Participating in the destructive spirit of creation

August 21, 2014 § Leave a comment

The following excerpt comes from Christopher Lemann-Haupt’s review of Modris Eksteins’ Rites of Spring: The Great War and the birth of the Modern Age.

In an essay, ”The Culture of Modernism,” included in his book ”Decline of the New” (Horizon), Irving Howe deplored the persistence of the modern sensibility’s ”nihilism,” its ability to live on ”through vulgar reincarnation and parodic mimesis.”

The obvious response had always seemed to be that the forms created by modernism have long since been divorced from their struggle to come into being. Besides, how is it possible to do any art today without acknowledging these forms through some form of imitation? What is most disturbing about ”Rites of Spring” is its implication that simply by acknowledging those forms we are participating in the destructive spirit that created them. It is not a dance of creation we are doing when we celebrate these rites of spring, Mr. Eksteins seems to say. Even if we only follow the beat, we are doing a dance of death.

I need to spend some time writing about this book.  Does one line about this book fit into the first paragraph of the Krimmer paper?  I hope so, because it might wrap well into the ending image of Chouinard’s Sacre.

I like the image of struggling to come into being. We realize by the end of Chouinard’s piece that that is what we have been witnessing a struggle to come into being and that we each as humans live with this struggle — acknowledged or not — on a daily, moment to moment basis.  I am grateful not to have to be faced with this struggle in every moment,  grateful that I can go to the theater and see these gorgeous and intellectually engaged dancers demonstrate what might be going on beneath my surface in every living moment.  This is not just the moment after life first began, as Chouinard claims she is considering, but every moment since that time as well.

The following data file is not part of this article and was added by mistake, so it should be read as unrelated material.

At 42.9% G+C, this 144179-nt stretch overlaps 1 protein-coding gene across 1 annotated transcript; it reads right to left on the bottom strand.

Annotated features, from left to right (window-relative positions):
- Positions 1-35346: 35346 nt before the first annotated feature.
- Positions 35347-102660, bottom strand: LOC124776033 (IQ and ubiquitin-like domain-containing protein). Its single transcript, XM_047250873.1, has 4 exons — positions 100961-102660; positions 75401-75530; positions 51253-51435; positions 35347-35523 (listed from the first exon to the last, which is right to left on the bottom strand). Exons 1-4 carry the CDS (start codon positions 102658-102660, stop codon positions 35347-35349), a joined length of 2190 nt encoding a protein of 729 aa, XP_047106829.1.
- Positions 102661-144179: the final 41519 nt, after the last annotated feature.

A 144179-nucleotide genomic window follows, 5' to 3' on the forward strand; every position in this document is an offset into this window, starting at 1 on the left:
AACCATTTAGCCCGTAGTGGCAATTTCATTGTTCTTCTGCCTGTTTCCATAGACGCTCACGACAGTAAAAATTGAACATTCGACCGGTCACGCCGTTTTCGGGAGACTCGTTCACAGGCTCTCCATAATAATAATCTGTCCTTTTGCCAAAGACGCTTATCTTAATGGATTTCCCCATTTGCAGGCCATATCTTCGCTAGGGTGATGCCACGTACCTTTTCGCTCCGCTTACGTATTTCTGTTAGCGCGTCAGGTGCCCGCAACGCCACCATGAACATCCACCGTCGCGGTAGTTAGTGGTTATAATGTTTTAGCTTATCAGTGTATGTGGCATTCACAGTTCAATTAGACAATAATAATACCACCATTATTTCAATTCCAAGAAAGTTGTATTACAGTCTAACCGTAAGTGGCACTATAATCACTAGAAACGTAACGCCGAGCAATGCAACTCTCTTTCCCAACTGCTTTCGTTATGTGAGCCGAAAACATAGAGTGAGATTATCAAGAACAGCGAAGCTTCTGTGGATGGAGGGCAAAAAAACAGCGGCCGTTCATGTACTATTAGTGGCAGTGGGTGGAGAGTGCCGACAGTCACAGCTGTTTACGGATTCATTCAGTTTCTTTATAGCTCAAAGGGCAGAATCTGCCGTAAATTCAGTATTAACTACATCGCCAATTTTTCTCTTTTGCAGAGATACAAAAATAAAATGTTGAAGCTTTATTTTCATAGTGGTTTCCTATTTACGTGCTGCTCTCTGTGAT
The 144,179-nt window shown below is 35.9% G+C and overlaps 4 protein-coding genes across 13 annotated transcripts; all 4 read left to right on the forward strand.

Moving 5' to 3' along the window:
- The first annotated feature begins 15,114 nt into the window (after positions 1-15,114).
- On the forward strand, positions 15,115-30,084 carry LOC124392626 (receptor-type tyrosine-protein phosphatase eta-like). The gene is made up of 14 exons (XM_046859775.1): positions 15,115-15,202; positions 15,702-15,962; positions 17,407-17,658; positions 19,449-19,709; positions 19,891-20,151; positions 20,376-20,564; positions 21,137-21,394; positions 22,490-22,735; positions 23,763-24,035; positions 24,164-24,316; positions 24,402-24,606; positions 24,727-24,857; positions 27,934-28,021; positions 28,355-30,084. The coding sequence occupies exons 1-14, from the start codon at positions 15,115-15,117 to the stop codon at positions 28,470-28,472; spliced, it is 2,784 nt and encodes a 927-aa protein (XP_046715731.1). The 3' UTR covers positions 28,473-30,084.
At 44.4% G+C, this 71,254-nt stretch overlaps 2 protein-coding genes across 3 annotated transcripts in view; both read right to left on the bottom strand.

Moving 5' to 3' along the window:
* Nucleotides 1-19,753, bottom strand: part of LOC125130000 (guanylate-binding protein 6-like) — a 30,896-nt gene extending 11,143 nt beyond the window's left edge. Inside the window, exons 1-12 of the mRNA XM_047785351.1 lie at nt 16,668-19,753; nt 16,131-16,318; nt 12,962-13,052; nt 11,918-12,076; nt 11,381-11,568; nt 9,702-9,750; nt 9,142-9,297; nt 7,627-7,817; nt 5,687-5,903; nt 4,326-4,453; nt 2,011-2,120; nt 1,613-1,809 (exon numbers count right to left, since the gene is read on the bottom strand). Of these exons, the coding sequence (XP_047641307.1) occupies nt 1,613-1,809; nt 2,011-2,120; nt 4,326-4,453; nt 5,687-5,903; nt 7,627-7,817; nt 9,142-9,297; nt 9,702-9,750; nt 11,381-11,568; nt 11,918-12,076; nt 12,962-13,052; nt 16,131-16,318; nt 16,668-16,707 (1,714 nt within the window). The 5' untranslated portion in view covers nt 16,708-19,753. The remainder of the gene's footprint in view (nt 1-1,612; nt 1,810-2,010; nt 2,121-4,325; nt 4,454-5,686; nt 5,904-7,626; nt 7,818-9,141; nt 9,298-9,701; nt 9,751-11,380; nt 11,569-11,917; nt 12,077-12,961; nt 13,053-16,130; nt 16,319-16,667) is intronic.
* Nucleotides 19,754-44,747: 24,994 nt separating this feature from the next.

I want to see who people are.

August 21, 2014 § 2 Comments

This morning I read a blog post by dancer and movement analyst Matthew Nelson responding to a video of a young dancer demonstrating extraordinary feats of physicality that somehow look hollow or passionless — not quite accidental, but lacking personal engagement.  Nelson asks himself: “So what is this depth I seek?  I want to see who people are.” “I’m interested in seeing people through the individual quality of their movement.” So do I.

Nelson is talking about individual uniqueness, choice making, and engagement.  Qualitative depth comes from how we connect our individual experiences in our dancing—spatially, personally, and interpersonally.”  He’s talking about the unique choices that each individual makes in response to their unique location in the fabric of a whole.  We can only make such choices when we are aware of our environment and our relationship to it.